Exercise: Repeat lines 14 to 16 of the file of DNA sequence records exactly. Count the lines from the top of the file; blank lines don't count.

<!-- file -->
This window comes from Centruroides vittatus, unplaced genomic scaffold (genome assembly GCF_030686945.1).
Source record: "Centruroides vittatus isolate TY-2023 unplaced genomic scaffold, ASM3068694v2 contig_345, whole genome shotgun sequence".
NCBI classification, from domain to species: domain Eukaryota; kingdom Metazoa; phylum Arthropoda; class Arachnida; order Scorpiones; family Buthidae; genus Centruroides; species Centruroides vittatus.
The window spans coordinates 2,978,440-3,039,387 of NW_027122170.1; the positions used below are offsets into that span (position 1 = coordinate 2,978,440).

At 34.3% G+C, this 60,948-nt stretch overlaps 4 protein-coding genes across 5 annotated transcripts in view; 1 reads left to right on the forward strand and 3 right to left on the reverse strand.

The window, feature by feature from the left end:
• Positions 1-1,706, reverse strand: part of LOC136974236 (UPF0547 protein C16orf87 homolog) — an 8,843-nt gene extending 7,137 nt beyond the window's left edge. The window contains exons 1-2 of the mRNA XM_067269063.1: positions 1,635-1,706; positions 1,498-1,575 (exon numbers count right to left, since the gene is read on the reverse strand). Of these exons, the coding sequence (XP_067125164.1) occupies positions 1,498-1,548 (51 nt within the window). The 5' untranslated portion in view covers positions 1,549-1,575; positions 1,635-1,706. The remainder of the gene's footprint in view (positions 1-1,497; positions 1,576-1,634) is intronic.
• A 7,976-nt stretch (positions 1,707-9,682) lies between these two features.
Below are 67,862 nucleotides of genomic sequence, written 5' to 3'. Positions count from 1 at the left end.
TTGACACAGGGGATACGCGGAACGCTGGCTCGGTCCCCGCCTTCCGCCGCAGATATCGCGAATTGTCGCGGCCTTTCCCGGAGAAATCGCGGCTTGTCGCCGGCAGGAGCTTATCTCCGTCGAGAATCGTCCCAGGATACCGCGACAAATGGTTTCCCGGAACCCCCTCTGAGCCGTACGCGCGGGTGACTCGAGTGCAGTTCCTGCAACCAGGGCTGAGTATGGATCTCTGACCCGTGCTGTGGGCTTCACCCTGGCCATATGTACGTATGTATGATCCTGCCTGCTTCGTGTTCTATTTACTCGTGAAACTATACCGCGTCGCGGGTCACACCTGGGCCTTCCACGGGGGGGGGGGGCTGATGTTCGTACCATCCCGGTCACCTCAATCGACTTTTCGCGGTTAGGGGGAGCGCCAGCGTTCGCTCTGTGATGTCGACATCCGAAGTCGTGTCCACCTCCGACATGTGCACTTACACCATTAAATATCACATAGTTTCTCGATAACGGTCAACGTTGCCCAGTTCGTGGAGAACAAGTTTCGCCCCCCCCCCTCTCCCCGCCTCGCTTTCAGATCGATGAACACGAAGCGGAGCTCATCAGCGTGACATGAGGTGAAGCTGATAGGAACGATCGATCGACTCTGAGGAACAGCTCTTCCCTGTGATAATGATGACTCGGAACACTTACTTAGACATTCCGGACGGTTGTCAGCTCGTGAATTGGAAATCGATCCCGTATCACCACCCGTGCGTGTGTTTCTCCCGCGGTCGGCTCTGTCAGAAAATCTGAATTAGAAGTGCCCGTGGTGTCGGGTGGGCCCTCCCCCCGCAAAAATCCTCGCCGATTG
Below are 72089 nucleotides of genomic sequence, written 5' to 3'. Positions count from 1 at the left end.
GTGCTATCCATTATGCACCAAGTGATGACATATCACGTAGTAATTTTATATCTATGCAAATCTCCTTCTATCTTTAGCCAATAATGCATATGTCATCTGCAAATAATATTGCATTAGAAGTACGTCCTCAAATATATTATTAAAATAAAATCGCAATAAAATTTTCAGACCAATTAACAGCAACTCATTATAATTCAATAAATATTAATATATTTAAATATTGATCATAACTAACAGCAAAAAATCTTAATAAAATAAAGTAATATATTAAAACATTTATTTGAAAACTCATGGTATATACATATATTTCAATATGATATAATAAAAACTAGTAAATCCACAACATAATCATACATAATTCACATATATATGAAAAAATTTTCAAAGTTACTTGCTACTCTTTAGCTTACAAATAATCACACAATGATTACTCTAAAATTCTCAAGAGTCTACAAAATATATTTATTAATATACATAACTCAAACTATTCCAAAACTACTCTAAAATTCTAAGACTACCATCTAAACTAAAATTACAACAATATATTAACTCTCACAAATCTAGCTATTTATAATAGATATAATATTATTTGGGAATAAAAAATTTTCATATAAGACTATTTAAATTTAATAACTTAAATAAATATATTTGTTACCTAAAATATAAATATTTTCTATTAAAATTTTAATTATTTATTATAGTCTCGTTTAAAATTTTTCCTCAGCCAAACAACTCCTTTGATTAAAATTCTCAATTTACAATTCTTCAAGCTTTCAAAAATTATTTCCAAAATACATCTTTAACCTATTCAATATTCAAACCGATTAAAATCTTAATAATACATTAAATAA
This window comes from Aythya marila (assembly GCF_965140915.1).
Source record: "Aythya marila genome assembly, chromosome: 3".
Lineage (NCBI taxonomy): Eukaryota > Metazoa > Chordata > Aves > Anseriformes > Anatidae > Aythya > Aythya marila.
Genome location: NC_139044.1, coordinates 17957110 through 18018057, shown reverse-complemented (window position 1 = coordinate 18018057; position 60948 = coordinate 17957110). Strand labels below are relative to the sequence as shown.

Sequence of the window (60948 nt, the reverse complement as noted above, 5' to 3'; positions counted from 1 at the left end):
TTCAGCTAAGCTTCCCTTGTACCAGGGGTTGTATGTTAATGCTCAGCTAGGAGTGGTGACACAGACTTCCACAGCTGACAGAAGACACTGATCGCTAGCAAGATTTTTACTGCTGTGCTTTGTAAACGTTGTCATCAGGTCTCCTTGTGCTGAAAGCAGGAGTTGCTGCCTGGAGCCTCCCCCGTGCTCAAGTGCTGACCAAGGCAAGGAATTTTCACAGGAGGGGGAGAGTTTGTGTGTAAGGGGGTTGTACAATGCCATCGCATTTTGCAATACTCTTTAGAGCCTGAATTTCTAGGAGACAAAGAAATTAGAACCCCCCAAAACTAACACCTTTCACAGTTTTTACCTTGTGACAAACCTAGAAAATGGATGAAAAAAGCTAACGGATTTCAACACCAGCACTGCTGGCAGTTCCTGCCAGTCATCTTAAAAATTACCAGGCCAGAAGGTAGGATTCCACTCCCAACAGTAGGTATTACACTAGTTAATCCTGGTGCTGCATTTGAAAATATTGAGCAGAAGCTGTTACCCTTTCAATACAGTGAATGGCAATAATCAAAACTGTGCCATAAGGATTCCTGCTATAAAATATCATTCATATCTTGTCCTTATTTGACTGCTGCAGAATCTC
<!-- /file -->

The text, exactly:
Source record: "Aythya marila genome assembly, chromosome: 3".
Lineage (NCBI taxonomy): Eukaryota > Metazoa > Chordata > Aves > Anseriformes > Anatidae > Aythya > Aythya marila.
Genome location: NC_139044.1, coordinates 17957110 through 18018057, shown reverse-complemented (window position 1 = coordinate 18018057; position 60948 = coordinate 17957110). Strand labels below are relative to the sequence as shown.